Sunday, November 10, 2019

Nightmare #13

Today I am covering Nightmare issue 13, cover dated June 1973. The cover is by Vicente Segrelles, and was also used as the cover for Richard Arndt's Horror Comics in Black and White book.

We first have the one page frontispiece "The Corpse Feast!" by Ed Fedory (story) and Juez Xirinius (art). It features a military sergeant who goes into the graveyard to feast on a corpse.

First story is "At Mind's Edge" by Ed Fedory (story) and Jesus Duran (art). A man returns to his apartment to find a hooded figure there. The hooded figure says he is a messenger of peace and upon massaging his forehead our protagonist descends into a dream like world, including one where he is thrown off a cliff, and into a weird portal. The hooded figure reveals himself to actually be the Lord of Insanity and our protagonist is eventually found dead in a sewer drainage pipe. Duran's art looks a bit like Adolfo Abellan's here (and I recall Abellan having a Warren story with a similar looking hooded man). The actual plot is a massively confusing mess.

Next is "Curse of the Werewolf", a one page feature from Ed Fedory (story) and Xavier Villanova (art). Three panels tell about three different werewolf attacks.

Jesus Duran's art here reminds me of Adolfo Abellan
Second story is "...Die Little Spider!" by Al Hewetson (story) and Fernando Rubio (art). A housewife kills some spiders with a knife, and when her husband comes home he reveals he's going to kill her! He bounds and gags her, and puts her in a giant translucent jar, then dumps a number of spiders on her. The spiders consumer her body and he eventually moves the jar to the basement. After fully consuming her, the spiders go hungry and make themselves out of the jar, killing the husband too.After consuming his body they bring his remaining bones to be put in the same jar as his wife.

Next is "The Mad Nightmare World of H.P. Lovecraft", a two page feature from Al Hewetson (story) and Felipe Dela Rosa (art). Actually just one giant panel, this shows Lovecraft sleeping and lots of bizarre visions from his dreams.

Third full length story is "...Only the Wretched Die Young..." by Al Hewetson (story, uncredited) and Ricardo Villamonte (art). Many centuries ago, Charles seeks to take his brother Doug's wife Brenda and kill him and his son, Jamie. When Doug and Jamie go to an island to fish and hunt, a monster attacks and kills Doug, and then enters into Jamie. Jamie eventually returns to get revenge, but oddly enough the story has moved into the present time. Charles tries to throw him off a skyscraper, but the monster's tentacles save him, then presumably kill Charles and Brenda. Villamonte's art is at times good, at times bad, while again the script is considerably confusing.

"Only the Wretched Die Young"
Next up is "The Corpse" by Al Hewetson (story, credited to Howie Anderson) and Francisco Cueto (art). Siegfried is a young man in East Germany and after his lover Anna dies, he works in a graveyard and saves money, seeking to escape, by using cheap material for graves and also killing people to bring in more business. He is eventually found out for his theft of castle material, tries to escape from prison but is killed, then his corpse rises from the dead. He returns to the graveyard where Anna is buried, and the corpses of those he killed also rise. They can't kill him as he's already dead, so they get the corpse of Victor Frankenstein, causing him to become a living corpse! Cueto's art is rather mediocre, but I do like how ridiculous the story gets towards the end.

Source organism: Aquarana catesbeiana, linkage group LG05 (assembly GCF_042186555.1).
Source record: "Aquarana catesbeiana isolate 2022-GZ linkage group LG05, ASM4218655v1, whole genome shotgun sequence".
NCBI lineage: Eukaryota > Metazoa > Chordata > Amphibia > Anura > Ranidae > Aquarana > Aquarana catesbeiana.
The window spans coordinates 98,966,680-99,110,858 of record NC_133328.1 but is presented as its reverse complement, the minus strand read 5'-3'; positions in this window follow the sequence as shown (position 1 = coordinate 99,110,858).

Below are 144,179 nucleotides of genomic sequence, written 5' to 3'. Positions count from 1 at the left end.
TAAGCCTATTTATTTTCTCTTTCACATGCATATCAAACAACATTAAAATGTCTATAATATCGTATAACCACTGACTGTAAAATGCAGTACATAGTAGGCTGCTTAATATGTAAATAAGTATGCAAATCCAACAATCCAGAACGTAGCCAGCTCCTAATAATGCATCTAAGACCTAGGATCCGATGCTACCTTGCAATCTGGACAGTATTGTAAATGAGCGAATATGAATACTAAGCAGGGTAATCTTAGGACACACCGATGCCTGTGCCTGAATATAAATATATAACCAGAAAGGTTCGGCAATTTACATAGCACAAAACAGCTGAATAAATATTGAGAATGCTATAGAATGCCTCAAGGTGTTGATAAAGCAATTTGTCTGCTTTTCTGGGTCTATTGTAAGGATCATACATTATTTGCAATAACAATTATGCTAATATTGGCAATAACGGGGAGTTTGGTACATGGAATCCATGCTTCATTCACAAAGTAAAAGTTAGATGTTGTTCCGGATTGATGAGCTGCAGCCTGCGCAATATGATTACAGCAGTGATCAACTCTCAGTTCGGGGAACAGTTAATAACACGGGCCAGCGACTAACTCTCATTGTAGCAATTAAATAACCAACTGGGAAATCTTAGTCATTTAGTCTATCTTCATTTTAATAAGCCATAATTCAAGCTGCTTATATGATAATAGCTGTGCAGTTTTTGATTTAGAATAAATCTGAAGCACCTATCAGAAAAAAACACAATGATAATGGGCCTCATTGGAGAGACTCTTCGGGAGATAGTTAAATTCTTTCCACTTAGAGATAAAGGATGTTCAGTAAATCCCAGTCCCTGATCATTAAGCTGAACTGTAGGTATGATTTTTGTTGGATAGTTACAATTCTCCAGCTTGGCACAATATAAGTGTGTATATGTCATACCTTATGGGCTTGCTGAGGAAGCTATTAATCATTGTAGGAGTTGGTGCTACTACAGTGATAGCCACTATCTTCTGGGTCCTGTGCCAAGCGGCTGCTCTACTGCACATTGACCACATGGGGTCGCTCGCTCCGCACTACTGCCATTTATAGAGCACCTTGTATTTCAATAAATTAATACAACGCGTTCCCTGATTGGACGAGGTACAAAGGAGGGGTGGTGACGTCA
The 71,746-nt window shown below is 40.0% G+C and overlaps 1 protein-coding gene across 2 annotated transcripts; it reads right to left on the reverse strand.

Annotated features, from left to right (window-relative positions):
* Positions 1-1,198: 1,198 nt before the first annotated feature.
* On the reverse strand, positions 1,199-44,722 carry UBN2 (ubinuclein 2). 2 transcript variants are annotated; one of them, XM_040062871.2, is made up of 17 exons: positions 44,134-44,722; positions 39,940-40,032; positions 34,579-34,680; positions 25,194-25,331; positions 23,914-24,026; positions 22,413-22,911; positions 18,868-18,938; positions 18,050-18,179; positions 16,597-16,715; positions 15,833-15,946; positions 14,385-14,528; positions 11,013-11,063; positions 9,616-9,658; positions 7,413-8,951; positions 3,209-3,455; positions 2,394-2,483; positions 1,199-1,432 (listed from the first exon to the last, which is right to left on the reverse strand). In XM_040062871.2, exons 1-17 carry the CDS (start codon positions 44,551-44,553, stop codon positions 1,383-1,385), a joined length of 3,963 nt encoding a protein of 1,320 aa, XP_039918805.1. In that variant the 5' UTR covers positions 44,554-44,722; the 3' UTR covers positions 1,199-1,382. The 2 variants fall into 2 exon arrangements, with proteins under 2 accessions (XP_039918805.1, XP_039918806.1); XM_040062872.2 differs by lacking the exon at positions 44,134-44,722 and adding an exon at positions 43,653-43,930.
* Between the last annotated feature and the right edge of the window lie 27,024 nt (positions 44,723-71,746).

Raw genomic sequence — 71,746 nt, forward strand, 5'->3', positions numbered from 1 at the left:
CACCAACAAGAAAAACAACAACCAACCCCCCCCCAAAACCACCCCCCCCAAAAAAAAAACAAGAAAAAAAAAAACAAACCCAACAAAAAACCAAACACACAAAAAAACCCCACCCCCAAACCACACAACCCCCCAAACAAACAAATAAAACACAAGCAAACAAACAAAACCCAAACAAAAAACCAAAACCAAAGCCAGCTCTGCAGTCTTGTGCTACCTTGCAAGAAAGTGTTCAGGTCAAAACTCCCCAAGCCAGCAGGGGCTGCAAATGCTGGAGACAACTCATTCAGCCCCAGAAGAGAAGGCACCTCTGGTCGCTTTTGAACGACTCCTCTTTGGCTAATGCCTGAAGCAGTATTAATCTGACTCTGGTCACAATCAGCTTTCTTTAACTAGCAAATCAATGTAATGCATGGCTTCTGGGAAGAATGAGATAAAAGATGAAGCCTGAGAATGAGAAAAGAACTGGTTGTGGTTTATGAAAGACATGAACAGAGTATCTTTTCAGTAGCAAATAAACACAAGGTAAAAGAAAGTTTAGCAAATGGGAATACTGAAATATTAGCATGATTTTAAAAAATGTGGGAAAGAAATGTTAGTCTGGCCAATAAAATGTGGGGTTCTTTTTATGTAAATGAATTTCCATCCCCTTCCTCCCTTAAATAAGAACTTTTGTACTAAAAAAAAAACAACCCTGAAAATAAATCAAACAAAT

Following that is "Frankenstein 1973" by Al Hewetson (story, credited as Earle Leroy) and Xavier Villanova (art). This story is a continuation of the long since paused Frankenstein Book II series. Where we last left things off, Frankenstein's Monster and the young woman Lilith got transported far away after an experiment gone bad. They find themselves in the year 1973 and meet a group of rotting corpses that were Nazis when they were alive. The Nazi corpses plan to conquer the world and desire Frankenstein to joint them, but he refuses and destroys all but the leader of them. The leader then gets in a plane and fires at them, killing Lilith before crashing. Frankenstein's head starts spinning and he finds himself transported yet again as the story ends. After this brief return, this series goes on yet another hiatus.

Pretty good splash page for the Gargoyles story
Our issue concludes with the latest story in the Gargoyles series, "Only the Strong Shall Survive" by Al Hewetson (story) and Maelo Cintron (art). The gargoyles, Edward and Mina, with their child Andrew make their way to America as illegal immigrants and get off in Manhattan. At first they steal food to survive, but come across a dwarf who brings them to a place he called The Village where they can stay. Yet when they arrive they find it is the Satanists cult once again, who seize them and Edward fights and kills a giant monster. They are taken and brought before a judge, but rather than deport them, he permits them to stay as long as they prove to be a contribution to society. This series is already starting to get old to me as the Satanists cult shows up as the villains for the third straight story. Hopefully we go in another direction next time.


CorbenFan said...

Hello, I saw your post about Creepy #92 and the Corben/Cuti story Instinct. It was published in 1977, but I noticed the art style as being earlier as well. I was just curious was to how you pegged the 1970 creation date? I think you are correct about that regards, John

Quiddity said...

Hi! If I remember correctly I had read about that from another source, I think from Richard Arndt, who used to have a Warren database online before he turned it into a book (which I've mentioned at least a few times in my Skywald posts).